And some localised examples are already in place. For example, Huzhou City in China’s Zhejiang province is one of the country’s green finance pilot zones, established by a 2017 initiative from the PBOC and six ministries aimed at creating tailored financial solutions to the area’s economic and social needs. In January 2022, the Huzhou City Transition Finance Catalogue was published, laying out 30 transitional activities (including technical pathways) in nine sectors. These technical pathways include indicators and performance benchmarks to support SLB issuance and avoid greenwashing.
China’s approach to transition and green finance demonstrates the crucial role of policy, particularly the value of targeting transition finance as a separate issue. In economies where state-owned entities play a dominant role, or where government-affiliated financial institutions make up a large part of the financial ecosystem, government guidance can act as the primary driver of the market if a “greenium” doesn’t materialise.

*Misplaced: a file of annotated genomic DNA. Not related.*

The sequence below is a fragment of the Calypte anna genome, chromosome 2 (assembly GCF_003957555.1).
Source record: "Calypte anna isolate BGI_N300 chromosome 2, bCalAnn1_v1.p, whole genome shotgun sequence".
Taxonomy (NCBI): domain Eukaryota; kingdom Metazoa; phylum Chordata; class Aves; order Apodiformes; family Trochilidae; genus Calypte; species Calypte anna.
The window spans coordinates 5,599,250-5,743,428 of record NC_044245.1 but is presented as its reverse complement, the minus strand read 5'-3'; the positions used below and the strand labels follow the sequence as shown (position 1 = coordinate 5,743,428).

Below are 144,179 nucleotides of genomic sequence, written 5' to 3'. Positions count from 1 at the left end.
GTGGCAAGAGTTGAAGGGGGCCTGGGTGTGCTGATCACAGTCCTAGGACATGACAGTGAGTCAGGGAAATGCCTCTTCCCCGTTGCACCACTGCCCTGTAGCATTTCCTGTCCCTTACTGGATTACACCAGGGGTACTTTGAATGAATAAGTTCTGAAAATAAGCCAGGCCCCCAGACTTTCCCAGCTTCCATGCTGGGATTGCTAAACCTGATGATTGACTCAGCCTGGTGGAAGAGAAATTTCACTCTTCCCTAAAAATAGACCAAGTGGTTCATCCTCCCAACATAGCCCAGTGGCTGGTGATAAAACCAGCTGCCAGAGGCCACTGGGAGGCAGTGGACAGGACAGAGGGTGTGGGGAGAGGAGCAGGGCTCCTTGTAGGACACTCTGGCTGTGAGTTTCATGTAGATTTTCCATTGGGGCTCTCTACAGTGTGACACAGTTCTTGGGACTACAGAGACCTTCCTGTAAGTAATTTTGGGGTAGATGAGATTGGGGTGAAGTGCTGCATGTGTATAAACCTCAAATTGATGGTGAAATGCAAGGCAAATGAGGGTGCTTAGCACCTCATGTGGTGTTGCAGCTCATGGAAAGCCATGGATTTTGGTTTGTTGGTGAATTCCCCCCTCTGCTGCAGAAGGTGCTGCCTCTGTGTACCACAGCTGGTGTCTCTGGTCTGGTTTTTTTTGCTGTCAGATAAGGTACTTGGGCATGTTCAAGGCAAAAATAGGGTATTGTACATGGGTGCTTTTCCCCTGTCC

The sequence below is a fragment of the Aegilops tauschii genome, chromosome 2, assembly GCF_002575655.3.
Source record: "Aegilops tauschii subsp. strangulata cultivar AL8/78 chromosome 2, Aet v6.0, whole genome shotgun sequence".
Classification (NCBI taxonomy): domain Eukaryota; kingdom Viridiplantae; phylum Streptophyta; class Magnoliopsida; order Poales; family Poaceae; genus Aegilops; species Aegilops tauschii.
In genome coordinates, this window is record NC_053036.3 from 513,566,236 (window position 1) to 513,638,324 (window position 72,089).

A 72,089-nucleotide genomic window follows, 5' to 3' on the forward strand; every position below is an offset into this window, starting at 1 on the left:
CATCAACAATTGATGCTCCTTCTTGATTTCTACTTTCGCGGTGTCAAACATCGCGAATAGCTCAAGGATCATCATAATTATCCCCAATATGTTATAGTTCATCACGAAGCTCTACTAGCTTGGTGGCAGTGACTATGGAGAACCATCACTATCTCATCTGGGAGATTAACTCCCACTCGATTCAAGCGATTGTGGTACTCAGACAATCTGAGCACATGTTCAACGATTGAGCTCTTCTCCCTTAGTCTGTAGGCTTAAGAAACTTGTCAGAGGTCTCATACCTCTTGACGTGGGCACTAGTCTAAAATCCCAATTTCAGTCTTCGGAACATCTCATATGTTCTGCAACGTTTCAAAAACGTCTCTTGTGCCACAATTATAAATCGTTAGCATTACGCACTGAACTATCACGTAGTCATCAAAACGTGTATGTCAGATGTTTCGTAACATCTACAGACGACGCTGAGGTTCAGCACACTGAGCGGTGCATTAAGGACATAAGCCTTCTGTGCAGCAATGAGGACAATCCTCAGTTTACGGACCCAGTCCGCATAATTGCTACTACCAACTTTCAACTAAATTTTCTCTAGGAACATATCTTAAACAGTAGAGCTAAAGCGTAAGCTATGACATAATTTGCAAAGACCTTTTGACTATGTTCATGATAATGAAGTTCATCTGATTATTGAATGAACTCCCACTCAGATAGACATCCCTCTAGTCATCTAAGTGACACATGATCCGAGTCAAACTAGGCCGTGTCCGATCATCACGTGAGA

Recent developments in China also show the benefits of targeting key industries to build up familiarity with transition finance instruments. An important issue in transition finance is ensuring projects are supporting the shift to a lower-carbon future without locking in unnecessary emissions or greenwashing. Clear, science-based transition pathways are an essential part of this toolkit – as is the enforcement of taxonomies, monitoring and verification procedures. Equally important is regulatory clarity, with a risk that overlapping frameworks deter investors.